The Chirping War of 1776

The fourth of July is not my favorite holiday. I grew up with fireworks, I’ve been to public displays, and no one has ever talked about the ideals of the country, or read from the founding documents. The Fourth of July, as celebrated, seems pornographic: explosion for its own sake, disconnected from the idea or feeling it’s supposed to celebrate. An excuse to blow shit up.

On the positive side, your local car dealer has revolutionary deals, and has declared independence from high prices!

For all its faults, I feel lucky to live in this country, and last year, listening to the mind-dulling crack and thump of fireworks, I thought I would rebel, and read the Bill of Rights. It helped, a lot. There’s a core of genius and decency to this nation.

Another year, and the Fourth rolls around again. Sigh.

This year I decided to read the Declaration of Independence. Wow. In laying out the case for revolution, before the laundry list of complaints, Jefferson lands a solid left hook that knocks the divine right of kings on its ass. And once again, it worked—I felt grateful and inspired. Maybe next year when the fireworks start, I’ll read from the Federalist Papers. It’s my rejection of our annual loveless humping of the American sky.

Anyway, while doing some background reading on the Declaration, I discovered a fascinating but forgotten part of American and British history: Chirping. Normally, to sail from England to America could take 6 weeks or longer. Thus, the flow of information, as well as people and goods, was quite slow.

Enter Chirping, an ultrafast messaging system that could send short messages, or “chirps,” across the Atlantic in as little as 4 days. How did it work?


Lord Evan Stone had the idea, and money, to set up a chain of a dozen or so relatively stationary ships across the Atlantic, and to train pigeons to fly between them. A pigeon can easily travel 400 miles a day at 50 miles per hour; with a quick transfer to a fresh pigeon, at least 800 miles a day was possible. Of course, messages were of necessity short, and expensive. And several pigeons had to carry the copies of the same message, because even a pigeon can have trouble finding a ship at sea. (The story of how Lord Stone got the birds to do that would be a fascinating article in its own right.) Adding to the expense was the constant need to resupply the stationary ships.

Arriving at port, the messages would then be posted publicly on a large board, unless additional fees were paid for a private delivery service. Of course, people would flock to see the Chirps, as Lord Stone intended: it was free advertising. The curious public clustered around the message board like feeding pigeons, which thus became to be known as Ye Feed. It was said that the Feed messages would travel by rumor just as a fast as by a private courier.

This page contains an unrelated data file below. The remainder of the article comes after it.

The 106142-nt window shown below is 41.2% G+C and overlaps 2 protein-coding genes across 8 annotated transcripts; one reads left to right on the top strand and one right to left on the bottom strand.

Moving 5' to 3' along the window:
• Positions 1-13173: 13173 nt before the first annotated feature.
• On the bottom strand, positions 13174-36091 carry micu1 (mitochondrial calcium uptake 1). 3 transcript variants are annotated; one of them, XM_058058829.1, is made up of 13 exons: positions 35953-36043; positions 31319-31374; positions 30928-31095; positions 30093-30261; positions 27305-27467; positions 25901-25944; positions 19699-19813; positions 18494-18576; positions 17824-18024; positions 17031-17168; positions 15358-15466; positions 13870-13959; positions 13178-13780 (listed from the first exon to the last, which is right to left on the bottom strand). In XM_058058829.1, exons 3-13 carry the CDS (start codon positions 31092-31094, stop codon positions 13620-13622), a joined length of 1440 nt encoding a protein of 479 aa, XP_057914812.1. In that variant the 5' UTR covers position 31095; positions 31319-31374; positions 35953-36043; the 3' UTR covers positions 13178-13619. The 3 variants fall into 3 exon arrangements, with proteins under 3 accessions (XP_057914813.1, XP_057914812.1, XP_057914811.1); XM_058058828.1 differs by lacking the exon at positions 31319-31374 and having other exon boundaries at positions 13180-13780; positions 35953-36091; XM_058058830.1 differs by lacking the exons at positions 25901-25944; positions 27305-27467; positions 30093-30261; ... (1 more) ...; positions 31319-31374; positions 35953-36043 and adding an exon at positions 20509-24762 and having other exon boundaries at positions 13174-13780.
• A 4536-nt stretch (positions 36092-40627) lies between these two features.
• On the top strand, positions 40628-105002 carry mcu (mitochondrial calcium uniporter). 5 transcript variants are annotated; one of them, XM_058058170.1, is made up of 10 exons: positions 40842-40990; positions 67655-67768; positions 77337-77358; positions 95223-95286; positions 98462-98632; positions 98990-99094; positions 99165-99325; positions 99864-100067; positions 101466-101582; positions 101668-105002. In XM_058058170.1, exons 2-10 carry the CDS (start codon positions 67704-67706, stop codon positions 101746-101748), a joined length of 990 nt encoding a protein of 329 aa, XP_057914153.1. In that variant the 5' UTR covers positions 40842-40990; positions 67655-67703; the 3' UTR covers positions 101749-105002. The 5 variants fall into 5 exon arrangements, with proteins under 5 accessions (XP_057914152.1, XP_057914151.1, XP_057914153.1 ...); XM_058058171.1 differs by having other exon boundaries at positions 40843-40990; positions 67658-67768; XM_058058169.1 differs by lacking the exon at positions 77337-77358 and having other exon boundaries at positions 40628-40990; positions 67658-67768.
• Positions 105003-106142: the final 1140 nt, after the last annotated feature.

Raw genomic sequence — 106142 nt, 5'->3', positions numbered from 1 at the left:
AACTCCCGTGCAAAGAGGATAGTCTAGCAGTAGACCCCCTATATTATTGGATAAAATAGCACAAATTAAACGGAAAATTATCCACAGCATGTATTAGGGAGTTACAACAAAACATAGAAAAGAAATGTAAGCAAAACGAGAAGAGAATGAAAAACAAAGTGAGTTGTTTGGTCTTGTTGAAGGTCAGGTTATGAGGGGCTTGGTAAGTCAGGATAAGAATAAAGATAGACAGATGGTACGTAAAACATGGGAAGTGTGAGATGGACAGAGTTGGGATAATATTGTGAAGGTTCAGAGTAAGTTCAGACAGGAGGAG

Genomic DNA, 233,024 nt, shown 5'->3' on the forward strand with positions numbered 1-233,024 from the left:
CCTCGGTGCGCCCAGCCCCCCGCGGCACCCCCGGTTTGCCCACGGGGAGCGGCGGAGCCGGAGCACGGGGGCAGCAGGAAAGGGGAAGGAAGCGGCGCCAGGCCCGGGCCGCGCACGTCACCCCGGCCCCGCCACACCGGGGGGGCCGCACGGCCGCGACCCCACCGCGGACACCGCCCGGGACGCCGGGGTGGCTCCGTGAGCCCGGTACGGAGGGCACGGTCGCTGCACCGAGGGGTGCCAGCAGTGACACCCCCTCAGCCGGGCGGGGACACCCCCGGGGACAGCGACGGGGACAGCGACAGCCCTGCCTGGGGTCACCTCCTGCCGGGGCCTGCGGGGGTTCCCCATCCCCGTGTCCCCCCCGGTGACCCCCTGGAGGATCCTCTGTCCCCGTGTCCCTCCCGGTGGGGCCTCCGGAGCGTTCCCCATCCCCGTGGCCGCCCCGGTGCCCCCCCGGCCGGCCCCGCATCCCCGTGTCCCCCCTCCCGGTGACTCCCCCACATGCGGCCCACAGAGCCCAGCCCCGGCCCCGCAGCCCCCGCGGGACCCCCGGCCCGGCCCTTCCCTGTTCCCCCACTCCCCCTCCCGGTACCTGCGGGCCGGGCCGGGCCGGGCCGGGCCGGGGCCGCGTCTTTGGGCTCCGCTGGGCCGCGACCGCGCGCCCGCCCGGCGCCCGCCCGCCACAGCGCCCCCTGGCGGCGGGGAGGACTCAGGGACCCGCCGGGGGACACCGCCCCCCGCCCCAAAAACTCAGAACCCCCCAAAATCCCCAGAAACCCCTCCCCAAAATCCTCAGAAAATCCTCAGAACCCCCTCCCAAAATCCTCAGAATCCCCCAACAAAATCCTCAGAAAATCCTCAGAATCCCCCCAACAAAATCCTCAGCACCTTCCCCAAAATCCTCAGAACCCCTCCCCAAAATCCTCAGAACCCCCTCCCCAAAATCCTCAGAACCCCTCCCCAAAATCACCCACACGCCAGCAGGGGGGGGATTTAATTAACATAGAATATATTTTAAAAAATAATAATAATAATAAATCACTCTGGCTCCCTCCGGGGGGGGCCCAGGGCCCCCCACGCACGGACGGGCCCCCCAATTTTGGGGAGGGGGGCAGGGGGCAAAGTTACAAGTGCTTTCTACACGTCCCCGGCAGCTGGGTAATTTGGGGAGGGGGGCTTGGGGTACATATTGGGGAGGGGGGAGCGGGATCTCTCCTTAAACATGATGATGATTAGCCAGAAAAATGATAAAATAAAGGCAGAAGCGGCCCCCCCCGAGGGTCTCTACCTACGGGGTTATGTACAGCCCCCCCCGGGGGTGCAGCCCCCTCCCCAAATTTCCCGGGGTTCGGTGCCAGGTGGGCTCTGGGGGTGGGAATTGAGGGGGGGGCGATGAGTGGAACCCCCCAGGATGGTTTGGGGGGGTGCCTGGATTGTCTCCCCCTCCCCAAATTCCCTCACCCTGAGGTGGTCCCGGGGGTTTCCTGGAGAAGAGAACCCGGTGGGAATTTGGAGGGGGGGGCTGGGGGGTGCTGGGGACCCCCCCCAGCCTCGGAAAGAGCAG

Interesting side note: the Chirps were originally called Coos, as the service was intended for the lovelorn gentry to send mash notes to their distant sweethearts. But as we shall see, the service soon became a channel for political bickering, or “Chirping.” I discovered a Log of Chirps between America and England (and some from France), recorded just after the Declaration of Independence arrived in London. (If King George III often seems to get the last word, it’s because he could afford more pigeons.)

Here is an excerpt:


This Declaration of Independence is the work of Indolent Wretches who can only Lose. I call them Lose-ers. Dolorous!

Too short, did not peruse.

Give me Liberty or give me Death!

Pathetic @Phenry, your bold declaration is naught but the squawking of a pea hen, so I dub thee Squawking Pat.

Some day, following the example of the United States of America, there will be a United States of Europe.

And should my distant heirs inherit my Spirit and Brain, they will surely Exit such an Execrable Union. This @GWashington once begged admittance to my Table, but I could see Foul Termites crawling about his wooden teeth. I said no!

I have never met @rexGeorgeIII, nor begged admittance to any man’s table.

This denial is but more Fraudulent News from the Colonial Nest of Ninnies. Dolorous!

If particular care and attention is not paid to the ladies, we are determined to foment a rebellion, and will not hold ourselves bound by any laws in which we have no voice, or representation.

I’ll pay particular care and attention–to your Wherever, Crazy Abigail!

At this point, Lord Stone shut down the service in disgust.

2 Replies to “The Chirping War of 1776”

  1. Is Lord Evan Stone perhaps a forebear of the great American thespian Evan Stone? Both great communicators.
    I especially enjoyed the chirp chain, showing @george the admirable wit and leading mind of his time.
    Looking forward to more history, and articles.

    1. I’m not sure, Laura–it wouldn’t surprise me, though. Some speculate that his descendants include a couple of Twitter’s founders, but again, who knows? Anyway, thanks for the comment. I’m surprised how much fun non-fiction is: I’ve been working on an article about Kombucha that also has some fascinating history in it, maybe I can get that finished and posted next week.

Leave a Reply